Personality Traits of Special Forces Operators: Comparing Commandos, Candidates, and Controls

Rik Huijzer*, Bertus F. Jeronimus, Anniek Reehoorn, Frank Blaauw, Maurits Baatenburg de Jong, Peter de Jonge, Ruud den Hartigh

*Bijbehorende auteur voor dit werk

OnderzoeksoutputAcademicpeer review

3 Citaten (Scopus)
657 Downloads (Pure)


Dutch special forces operators, also known as commandos, perform inmentally and physically tough environments. An important question for recruitment and selection of commandos is whether they have particular personality traits. To answer this question, we first examined differences in personality traits between 110 experienced Dutchmale commandos and a control sample of 275 men in the same age range. Second, we measured the personality traits at the start of the special forces selection program and compared the scores of candidates who later graduated (n = 53) or dropped out (n = 138). Multilevel Bayesian models and t tests revealed that commandos were less neurotic (d = −0.58), more conscientious (d = 0.45), and markedly less open to experiences (d = −1.13) than the matched civilian group. Furthermore, there was a tendency for graduates to be less neurotic (d = −0.27) and more conscientious (d = 0.24) than dropouts. For selection, personality traits do not appear discriminative enough for graduation success and other factors need to be accounted for as well, such as other psychological constructs and physical performance. On the other hand, these results provide interesting clues for using personality traits to recruit people for the special forces program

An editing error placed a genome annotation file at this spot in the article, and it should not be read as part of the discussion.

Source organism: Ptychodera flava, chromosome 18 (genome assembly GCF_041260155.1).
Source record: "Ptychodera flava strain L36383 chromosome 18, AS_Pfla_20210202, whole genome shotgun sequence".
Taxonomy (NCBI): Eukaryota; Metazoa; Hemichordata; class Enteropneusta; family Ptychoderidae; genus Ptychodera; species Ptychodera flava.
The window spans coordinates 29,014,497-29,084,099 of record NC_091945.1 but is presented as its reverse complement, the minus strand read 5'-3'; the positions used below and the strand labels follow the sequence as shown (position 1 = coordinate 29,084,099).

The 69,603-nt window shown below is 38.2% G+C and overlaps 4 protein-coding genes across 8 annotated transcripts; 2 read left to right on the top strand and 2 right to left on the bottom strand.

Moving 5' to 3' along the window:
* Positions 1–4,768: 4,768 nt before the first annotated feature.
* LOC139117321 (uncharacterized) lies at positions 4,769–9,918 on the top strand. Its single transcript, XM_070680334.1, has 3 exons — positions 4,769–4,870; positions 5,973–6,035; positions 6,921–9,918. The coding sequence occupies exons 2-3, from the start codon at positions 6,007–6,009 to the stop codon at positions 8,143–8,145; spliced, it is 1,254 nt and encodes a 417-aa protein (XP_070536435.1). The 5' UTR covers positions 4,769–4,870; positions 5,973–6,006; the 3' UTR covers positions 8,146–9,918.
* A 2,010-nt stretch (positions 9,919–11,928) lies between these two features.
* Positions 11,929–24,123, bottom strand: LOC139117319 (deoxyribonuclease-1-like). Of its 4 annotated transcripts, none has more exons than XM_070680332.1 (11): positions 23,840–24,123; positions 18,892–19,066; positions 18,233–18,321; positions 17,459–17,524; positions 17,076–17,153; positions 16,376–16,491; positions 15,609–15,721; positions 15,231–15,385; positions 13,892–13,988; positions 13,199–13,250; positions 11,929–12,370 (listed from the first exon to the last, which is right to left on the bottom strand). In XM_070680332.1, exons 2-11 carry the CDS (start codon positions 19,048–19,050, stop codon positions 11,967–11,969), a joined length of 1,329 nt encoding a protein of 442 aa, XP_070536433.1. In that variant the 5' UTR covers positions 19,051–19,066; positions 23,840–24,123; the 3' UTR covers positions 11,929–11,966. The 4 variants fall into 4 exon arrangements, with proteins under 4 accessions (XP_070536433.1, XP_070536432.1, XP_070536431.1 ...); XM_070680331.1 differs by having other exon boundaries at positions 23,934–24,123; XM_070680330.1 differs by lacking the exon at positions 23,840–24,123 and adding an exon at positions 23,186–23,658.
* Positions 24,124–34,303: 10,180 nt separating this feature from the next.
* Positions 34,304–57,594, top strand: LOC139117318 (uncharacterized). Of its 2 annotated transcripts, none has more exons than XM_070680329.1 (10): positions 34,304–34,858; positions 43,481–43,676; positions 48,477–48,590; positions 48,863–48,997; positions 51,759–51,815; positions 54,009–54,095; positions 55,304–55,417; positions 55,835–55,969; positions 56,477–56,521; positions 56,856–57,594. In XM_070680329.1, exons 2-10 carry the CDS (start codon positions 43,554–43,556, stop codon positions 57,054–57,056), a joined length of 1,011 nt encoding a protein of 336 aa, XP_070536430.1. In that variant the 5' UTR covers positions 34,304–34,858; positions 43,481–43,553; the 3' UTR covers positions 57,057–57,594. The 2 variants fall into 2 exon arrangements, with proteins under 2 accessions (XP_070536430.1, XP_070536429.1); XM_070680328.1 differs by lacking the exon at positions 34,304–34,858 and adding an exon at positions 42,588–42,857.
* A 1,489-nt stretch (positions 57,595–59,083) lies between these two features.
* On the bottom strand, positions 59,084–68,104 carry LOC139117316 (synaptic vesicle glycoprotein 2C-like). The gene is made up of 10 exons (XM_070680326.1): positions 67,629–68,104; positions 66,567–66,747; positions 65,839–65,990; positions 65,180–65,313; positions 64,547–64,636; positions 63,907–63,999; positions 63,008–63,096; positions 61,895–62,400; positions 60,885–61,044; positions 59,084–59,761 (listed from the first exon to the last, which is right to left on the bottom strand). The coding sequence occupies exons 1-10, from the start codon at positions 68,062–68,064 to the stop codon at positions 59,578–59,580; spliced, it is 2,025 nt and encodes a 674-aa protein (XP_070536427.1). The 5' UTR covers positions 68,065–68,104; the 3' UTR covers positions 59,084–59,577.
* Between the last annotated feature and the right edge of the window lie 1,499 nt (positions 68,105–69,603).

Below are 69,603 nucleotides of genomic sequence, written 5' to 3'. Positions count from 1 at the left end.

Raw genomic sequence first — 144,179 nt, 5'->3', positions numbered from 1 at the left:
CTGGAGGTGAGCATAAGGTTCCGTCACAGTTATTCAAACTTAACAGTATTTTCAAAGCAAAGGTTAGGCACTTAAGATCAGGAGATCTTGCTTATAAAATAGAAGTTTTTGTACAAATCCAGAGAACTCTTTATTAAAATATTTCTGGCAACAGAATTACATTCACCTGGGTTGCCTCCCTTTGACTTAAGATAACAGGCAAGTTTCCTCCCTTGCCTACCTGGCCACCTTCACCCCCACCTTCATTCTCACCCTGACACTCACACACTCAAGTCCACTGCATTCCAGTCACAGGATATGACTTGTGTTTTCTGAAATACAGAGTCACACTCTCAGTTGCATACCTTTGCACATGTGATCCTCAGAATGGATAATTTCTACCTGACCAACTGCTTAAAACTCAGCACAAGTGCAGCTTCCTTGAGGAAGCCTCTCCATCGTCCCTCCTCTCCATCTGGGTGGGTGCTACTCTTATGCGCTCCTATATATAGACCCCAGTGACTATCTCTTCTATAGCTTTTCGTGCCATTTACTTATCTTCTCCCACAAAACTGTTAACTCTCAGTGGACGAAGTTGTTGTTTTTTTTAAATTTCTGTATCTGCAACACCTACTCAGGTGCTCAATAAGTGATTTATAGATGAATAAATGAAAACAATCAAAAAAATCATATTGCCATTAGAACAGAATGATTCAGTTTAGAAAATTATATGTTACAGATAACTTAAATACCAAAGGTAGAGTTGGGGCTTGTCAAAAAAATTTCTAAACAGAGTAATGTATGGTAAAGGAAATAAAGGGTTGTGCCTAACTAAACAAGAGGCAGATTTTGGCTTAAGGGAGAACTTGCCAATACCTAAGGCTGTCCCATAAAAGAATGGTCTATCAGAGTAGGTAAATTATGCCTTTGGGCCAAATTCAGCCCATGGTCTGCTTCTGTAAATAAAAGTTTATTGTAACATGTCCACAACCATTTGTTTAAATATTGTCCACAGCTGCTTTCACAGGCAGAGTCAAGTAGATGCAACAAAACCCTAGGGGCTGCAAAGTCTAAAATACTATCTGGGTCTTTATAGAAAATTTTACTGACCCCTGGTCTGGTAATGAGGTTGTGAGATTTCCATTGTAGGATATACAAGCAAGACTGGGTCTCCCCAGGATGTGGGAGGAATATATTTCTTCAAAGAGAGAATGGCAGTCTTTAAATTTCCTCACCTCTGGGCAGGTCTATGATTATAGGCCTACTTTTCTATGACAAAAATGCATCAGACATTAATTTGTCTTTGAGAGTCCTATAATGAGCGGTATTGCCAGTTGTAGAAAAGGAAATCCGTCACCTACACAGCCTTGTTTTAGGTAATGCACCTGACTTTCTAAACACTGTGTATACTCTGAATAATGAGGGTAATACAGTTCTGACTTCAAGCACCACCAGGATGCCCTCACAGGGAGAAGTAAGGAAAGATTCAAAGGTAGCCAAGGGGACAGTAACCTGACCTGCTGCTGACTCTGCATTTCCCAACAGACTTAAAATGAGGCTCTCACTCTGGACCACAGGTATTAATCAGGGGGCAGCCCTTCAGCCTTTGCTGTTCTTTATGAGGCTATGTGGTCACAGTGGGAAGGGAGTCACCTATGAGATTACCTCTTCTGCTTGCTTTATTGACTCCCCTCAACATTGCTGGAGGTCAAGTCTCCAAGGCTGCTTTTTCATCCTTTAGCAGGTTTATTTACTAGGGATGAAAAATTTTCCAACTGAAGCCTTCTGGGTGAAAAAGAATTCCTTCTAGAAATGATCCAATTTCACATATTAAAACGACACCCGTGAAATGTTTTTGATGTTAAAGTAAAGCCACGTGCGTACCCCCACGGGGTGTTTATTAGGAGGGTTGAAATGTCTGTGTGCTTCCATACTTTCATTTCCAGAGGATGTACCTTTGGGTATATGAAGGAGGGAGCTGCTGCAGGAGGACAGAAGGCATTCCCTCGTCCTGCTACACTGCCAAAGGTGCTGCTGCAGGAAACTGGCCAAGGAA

Originele taal-2English
Pagina's (van-tot)369–381
Aantal pagina's13
TijdschriftSport, Excercise and Performance Psychology
Nummer van het tijdschrift3
StatusPublished - 2022

Citeer dit